Editorial Policy

Prepaid Cards for Travel are Pricey, Hard to Come By

Kristin McGrath

March 29, 2013

I’m taking a trip to Germany later this year, and that has me thinking: What’s the best way to spend money over there? Using my debit or credit card entails foreign transaction fees. And I don’t exactly fancy carrying around enough cash to finance the whole trip.

Last time I was in Germany (when I was younger and much, much less wise), I used my debit card to withdraw cash at ATMs whenever I ran out. When I got back home, an account statement full of nasty ATM fees awaited me. A logical solution for this trip, I figured, would be a prepaid card. Unlike cash, you have some recourse if it gets stolen — just report the theft to the card provider to shut down the card and thwart the thief (who would need a PIN to get the funds anyway). Plus, a prepaid card wouldn’t be tied to my bank account, helping me lessen my risk of identity fraud. Finally, the budgeting angle appealed to me. I’d have only the money on the card and no more — with, of course, the option to reload if absolutely necessary, for emergencies (or good German beer).

The prepaid options for Americans traveling abroad, however, aren’t exactly without costs and inconveniences. In fact, I’ve concluded they’re more trouble than they’re worth. Here are some of the options I looked into. If you make it all the way to the end of this blog, I’ll share the plan of action I decided on.

Prepaid cards for travelers

1. MasterCard Cash Passport

The good: At first blush, this card was a shoo-in, and it’s the first result if you run a search for “prepaid card for travelers.” You can load the card in foreign currency (including the euro),  meaning you lock in the exchange rate on the day you load the card. Because you’re doing all your spending in euros, you avoid foreign transaction fees.  Cash Passport also provides 24-hour global assistance, in case your card is lost or stolen.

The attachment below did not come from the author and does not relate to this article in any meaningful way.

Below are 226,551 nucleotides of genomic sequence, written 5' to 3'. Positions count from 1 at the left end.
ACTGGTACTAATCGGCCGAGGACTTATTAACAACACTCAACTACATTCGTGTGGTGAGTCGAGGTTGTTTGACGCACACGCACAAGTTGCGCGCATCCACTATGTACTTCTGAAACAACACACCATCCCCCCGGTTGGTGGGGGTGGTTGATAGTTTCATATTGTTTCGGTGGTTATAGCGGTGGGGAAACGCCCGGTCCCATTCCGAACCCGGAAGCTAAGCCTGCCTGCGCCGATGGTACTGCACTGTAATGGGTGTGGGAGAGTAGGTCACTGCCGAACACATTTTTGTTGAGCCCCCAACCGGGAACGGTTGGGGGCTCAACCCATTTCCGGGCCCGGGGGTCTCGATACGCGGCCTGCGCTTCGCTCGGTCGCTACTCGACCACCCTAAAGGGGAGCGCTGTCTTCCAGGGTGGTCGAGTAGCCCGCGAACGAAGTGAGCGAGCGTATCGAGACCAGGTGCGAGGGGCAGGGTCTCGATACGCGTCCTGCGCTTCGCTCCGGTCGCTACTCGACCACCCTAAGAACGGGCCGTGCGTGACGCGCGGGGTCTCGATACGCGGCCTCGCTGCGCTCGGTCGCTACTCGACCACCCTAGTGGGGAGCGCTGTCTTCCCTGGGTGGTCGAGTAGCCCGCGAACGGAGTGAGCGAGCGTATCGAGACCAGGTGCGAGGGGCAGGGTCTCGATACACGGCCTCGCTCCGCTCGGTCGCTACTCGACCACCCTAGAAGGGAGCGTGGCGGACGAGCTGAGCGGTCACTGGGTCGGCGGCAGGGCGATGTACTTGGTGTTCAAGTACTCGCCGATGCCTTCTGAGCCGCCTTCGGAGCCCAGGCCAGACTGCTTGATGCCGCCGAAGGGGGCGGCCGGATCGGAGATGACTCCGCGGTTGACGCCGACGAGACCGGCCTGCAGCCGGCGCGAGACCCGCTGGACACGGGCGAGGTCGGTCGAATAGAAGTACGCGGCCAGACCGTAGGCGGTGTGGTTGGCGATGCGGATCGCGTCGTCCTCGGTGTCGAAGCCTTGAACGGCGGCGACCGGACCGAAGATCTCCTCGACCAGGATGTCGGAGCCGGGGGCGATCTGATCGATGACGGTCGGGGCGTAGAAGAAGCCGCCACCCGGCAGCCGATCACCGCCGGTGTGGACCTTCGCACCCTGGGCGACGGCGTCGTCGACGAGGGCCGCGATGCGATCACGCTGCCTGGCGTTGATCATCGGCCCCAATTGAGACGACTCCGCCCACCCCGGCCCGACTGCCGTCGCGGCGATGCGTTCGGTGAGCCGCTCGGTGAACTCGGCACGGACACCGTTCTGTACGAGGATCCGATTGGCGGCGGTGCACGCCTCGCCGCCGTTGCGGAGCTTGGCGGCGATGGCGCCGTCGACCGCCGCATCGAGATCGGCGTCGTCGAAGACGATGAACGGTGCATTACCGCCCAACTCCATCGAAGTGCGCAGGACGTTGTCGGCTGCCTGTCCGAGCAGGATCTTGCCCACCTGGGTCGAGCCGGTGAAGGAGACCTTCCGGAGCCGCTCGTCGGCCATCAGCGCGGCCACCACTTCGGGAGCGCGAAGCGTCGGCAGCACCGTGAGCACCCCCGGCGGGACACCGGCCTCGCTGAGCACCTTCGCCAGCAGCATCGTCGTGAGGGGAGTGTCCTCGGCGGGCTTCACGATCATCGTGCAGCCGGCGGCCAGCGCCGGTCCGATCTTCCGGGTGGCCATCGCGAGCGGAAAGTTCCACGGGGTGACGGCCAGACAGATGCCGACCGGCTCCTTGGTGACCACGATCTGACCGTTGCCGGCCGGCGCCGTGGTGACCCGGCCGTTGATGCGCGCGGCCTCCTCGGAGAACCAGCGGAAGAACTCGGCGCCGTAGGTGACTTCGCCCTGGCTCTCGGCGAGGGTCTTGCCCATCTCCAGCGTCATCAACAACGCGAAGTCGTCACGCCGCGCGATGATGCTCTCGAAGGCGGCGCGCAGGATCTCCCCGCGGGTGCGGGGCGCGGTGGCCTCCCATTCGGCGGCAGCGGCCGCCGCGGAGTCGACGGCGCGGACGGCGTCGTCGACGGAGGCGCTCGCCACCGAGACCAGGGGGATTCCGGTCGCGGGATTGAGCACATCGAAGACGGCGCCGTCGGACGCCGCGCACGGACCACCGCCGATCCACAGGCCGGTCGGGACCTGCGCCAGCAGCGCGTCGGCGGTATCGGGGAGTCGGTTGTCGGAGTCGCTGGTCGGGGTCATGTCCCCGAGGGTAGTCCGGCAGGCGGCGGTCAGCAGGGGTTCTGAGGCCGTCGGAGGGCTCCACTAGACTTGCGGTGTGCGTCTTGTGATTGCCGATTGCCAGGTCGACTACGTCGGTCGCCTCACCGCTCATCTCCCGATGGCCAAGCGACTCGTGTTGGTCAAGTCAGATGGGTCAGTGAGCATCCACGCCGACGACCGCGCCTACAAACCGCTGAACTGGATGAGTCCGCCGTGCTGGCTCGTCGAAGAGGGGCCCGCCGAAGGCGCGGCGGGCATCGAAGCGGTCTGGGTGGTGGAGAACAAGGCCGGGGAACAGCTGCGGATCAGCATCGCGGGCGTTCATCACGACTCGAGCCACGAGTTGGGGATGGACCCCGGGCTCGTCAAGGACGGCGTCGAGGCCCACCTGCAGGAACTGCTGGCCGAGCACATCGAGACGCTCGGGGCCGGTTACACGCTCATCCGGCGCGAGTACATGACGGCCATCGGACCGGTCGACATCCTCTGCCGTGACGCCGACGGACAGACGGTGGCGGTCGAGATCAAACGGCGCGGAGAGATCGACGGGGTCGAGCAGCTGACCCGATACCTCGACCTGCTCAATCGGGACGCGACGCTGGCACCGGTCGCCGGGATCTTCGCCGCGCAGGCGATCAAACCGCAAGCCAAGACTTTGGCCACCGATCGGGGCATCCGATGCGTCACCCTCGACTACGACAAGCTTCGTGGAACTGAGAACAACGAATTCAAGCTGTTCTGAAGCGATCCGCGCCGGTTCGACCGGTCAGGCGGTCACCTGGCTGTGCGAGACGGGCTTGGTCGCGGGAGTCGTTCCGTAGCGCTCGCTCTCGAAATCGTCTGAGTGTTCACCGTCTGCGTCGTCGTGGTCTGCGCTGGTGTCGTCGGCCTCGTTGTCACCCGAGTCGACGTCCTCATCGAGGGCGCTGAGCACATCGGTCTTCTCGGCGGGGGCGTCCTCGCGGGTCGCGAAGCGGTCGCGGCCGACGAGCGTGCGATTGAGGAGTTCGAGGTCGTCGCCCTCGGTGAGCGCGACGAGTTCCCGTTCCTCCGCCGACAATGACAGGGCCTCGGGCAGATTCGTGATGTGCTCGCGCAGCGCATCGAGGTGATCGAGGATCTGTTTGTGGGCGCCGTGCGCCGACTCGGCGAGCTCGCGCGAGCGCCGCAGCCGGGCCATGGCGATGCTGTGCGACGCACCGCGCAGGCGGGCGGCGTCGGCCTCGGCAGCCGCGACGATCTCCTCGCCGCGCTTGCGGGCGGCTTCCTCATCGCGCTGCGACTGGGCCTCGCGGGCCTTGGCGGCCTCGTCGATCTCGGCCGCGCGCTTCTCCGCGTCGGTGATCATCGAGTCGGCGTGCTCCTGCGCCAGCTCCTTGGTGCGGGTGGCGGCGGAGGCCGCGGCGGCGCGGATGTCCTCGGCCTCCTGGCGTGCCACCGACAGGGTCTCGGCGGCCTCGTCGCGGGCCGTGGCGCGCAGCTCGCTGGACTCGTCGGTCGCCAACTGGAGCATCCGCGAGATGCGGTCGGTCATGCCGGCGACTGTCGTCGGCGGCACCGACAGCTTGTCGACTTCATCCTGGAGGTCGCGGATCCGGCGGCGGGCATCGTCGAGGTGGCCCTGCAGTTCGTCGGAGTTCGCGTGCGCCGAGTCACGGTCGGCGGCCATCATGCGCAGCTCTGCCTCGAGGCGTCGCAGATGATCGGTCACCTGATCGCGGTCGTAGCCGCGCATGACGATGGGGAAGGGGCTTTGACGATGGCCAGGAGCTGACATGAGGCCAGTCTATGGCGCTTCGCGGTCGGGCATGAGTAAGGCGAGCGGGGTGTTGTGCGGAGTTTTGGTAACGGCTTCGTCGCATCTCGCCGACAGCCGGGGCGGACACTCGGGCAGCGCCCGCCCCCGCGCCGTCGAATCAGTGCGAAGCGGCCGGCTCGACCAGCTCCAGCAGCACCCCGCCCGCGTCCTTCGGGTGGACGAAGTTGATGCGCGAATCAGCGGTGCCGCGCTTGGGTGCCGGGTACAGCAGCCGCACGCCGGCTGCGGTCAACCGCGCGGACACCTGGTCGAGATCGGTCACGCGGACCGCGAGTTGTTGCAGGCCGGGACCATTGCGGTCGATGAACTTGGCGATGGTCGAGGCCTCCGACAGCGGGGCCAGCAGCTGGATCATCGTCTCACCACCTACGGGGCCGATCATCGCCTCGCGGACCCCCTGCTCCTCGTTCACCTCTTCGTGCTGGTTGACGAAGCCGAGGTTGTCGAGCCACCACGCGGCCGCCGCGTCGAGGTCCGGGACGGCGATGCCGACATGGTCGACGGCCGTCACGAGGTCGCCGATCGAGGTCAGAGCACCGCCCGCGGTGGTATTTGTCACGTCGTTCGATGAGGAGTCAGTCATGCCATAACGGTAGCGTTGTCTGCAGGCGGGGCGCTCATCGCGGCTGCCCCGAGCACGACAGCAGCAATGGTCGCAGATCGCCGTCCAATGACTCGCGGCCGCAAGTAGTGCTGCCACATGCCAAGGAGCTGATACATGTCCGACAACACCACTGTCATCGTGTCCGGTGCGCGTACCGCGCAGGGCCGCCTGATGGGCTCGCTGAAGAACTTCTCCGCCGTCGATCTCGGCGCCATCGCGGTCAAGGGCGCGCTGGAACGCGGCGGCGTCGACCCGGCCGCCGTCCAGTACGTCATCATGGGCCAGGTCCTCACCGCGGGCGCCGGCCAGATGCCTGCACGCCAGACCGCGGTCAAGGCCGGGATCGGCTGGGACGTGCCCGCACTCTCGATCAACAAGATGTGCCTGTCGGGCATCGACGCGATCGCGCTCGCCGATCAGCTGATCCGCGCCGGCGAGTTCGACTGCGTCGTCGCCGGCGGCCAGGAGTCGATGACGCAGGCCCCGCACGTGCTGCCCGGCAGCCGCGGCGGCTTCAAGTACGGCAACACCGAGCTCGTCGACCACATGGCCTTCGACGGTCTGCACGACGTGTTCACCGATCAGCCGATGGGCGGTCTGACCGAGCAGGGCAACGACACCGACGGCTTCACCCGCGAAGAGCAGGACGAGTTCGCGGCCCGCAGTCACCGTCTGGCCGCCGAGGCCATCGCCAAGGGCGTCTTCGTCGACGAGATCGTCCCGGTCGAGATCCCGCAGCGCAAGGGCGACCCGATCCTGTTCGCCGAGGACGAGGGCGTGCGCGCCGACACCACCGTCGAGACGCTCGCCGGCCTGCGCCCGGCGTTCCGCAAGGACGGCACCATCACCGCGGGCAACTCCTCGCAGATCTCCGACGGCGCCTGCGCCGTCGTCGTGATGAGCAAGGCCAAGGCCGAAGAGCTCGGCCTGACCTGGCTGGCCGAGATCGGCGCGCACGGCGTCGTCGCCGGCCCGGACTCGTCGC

Even better, there’s a chip-and-PIN version of the card, meaning it uses the security technology that’s becoming more common in European card readers. While you can usually still use a U.S. card with a magnetic stripe in Europe, you may have to explain it to the cashier. In my experience, cashiers have shaken their heads and handed my funny-looking card back to me, especially in off-the-beaten path locations.

There are no fees to load the card and no card purchase fees, either — only an ATM fee of €1.75. The issuers make money by offering a less favorable exchange rate — just as currency exchange places at the airports do.  If I were to load $500 onto the card, I’d get €351 euros. I’d get €389 if I picked up cash from my bank before leaving.

In other words, I’d be paying $38 for the privilege of the Cash Passport. Ultimately, I decided I’d be willing to pay the price, for the added security and for the convenience of not having to worry about foreign transaction fees.


The bad: I can’t seem to get my hands on this card. Although you can order online via the U.K. site, the U.S. site instructs you to go to a participating bank or Travelex location. Problem is, the bank that issued the card (Suburban Bank) just discontinued it. And, although there’s a Travelex location near me, Travelex has temporarily discontinued the card as well. The rep I spoke with said they were hoping to offer it again by June — and I’m traveling in May, so that’s cutting it close.

2.  Visa Travel Money